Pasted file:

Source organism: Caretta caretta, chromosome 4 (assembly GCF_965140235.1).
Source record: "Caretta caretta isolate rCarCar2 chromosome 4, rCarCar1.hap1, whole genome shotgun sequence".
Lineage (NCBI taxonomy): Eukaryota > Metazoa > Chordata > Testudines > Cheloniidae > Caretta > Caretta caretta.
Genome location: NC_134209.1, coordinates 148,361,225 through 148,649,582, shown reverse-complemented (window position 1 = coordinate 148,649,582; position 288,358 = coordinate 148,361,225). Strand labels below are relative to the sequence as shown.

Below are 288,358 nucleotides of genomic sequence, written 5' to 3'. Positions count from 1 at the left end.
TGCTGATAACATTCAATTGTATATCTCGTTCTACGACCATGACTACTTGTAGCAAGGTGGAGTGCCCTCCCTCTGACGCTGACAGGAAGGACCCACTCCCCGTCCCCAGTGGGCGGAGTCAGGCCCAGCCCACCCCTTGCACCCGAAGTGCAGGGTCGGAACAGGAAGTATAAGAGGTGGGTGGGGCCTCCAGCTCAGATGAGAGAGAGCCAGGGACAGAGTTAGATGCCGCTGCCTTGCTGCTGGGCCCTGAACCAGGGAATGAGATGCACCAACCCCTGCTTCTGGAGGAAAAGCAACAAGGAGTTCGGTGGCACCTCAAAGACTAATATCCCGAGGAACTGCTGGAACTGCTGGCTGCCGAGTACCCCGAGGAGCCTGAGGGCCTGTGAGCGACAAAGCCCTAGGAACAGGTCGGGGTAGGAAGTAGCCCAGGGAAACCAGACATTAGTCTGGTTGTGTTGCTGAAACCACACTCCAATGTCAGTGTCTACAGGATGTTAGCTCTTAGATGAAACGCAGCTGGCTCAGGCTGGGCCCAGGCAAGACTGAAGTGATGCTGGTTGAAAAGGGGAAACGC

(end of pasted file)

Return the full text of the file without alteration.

Source organism: Caretta caretta, chromosome 4 (assembly GCF_965140235.1).
Source record: "Caretta caretta isolate rCarCar2 chromosome 4, rCarCar1.hap1, whole genome shotgun sequence".
Lineage (NCBI taxonomy): Eukaryota > Metazoa > Chordata > Testudines > Cheloniidae > Caretta > Caretta caretta.
Genome location: NC_134209.1, coordinates 148,361,225 through 148,649,582, shown reverse-complemented (window position 1 = coordinate 148,649,582; position 288,358 = coordinate 148,361,225). Strand labels below are relative to the sequence as shown.

Below are 288,358 nucleotides of genomic sequence, written 5' to 3'. Positions count from 1 at the left end.
TGCTGATAACATTCAATTGTATATCTCGTTCTACGACCATGACTACTTGTAGCAAGGTGGAGTGCCCTCCCTCTGACGCTGACAGGAAGGACCCACTCCCCGTCCCCAGTGGGCGGAGTCAGGCCCAGCCCACCCCTTGCACCCGAAGTGCAGGGTCGGAACAGGAAGTATAAGAGGTGGGTGGGGCCTCCAGCTCAGATGAGAGAGAGCCAGGGACAGAGTTAGATGCCGCTGCCTTGCTGCTGGGCCCTGAACCAGGGAATGAGATGCACCAACCCCTGCTTCTGGAGGAAAAGCAACAAGGAGTTCGGTGGCACCTCAAAGACTAATATCCCGAGGAACTGCTGGAACTGCTGGCTGCCGAGTACCCCGAGGAGCCTGAGGGCCTGTGAGCGACAAAGCCCTAGGAACAGGTCGGGGTAGGAAGTAGCCCAGGGAAACCAGACATTAGTCTGGTTGTGTTGCTGAAACCACACTCCAATGTCAGTGTCTACAGGATGTTAGCTCTTAGATGAAACGCAGCTGGCTCAGGCTGGGCCCAGGCAAGACTGAAGTGATGCTGGTTGAAAAGGGGAAACGC